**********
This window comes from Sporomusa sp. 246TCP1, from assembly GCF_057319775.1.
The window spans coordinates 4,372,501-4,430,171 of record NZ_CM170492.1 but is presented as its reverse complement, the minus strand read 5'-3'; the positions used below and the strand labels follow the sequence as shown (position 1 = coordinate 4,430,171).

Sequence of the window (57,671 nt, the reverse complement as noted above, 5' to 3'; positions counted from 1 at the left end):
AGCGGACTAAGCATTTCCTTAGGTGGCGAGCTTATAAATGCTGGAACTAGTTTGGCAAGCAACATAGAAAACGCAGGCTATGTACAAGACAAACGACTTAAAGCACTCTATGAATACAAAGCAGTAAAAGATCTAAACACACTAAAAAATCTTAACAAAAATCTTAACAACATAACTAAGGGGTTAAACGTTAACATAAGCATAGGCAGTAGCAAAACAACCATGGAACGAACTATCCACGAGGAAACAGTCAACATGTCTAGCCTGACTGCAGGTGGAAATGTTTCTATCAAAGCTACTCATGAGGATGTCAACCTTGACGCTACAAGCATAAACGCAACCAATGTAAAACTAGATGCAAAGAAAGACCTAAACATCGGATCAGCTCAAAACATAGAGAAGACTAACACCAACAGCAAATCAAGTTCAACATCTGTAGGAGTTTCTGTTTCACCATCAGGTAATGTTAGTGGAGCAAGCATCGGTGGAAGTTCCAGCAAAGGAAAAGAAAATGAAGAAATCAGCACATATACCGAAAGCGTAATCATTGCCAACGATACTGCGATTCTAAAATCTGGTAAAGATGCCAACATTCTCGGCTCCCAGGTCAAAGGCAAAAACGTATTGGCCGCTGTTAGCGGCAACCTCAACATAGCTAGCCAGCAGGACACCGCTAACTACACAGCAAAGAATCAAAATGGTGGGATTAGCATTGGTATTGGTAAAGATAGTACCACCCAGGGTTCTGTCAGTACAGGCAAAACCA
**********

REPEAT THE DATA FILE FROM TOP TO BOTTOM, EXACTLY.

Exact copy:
This window comes from Sporomusa sp. 246TCP1, from assembly GCF_057319775.1.
The window spans coordinates 4,372,501-4,430,171 of record NZ_CM170492.1 but is presented as its reverse complement, the minus strand read 5'-3'; the positions used below and the strand labels follow the sequence as shown (position 1 = coordinate 4,430,171).

Sequence of the window (57,671 nt, the reverse complement as noted above, 5' to 3'; positions counted from 1 at the left end):
AGCGGACTAAGCATTTCCTTAGGTGGCGAGCTTATAAATGCTGGAACTAGTTTGGCAAGCAACATAGAAAACGCAGGCTATGTACAAGACAAACGACTTAAAGCACTCTATGAATACAAAGCAGTAAAAGATCTAAACACACTAAAAAATCTTAACAAAAATCTTAACAACATAACTAAGGGGTTAAACGTTAACATAAGCATAGGCAGTAGCAAAACAACCATGGAACGAACTATCCACGAGGAAACAGTCAACATGTCTAGCCTGACTGCAGGTGGAAATGTTTCTATCAAAGCTACTCATGAGGATGTCAACCTTGACGCTACAAGCATAAACGCAACCAATGTAAAACTAGATGCAAAGAAAGACCTAAACATCGGATCAGCTCAAAACATAGAGAAGACTAACACCAACAGCAAATCAAGTTCAACATCTGTAGGAGTTTCTGTTTCACCATCAGGTAATGTTAGTGGAGCAAGCATCGGTGGAAGTTCCAGCAAAGGAAAAGAAAATGAAGAAATCAGCACATATACCGAAAGCGTAATCATTGCCAACGATACTGCGATTCTAAAATCTGGTAAAGATGCCAACATTCTCGGCTCCCAGGTCAAAGGCAAAAACGTATTGGCCGCTGTTAGCGGCAACCTCAACATAGCTAGCCAGCAGGACACCGCTAACTACACAGCAAAGAATCAAAATGGTGGGATTAGCATTGGTATTGGTAAAGATAGTACCACCCAGGGTTCTGTCAGTACAGGCAAAACCA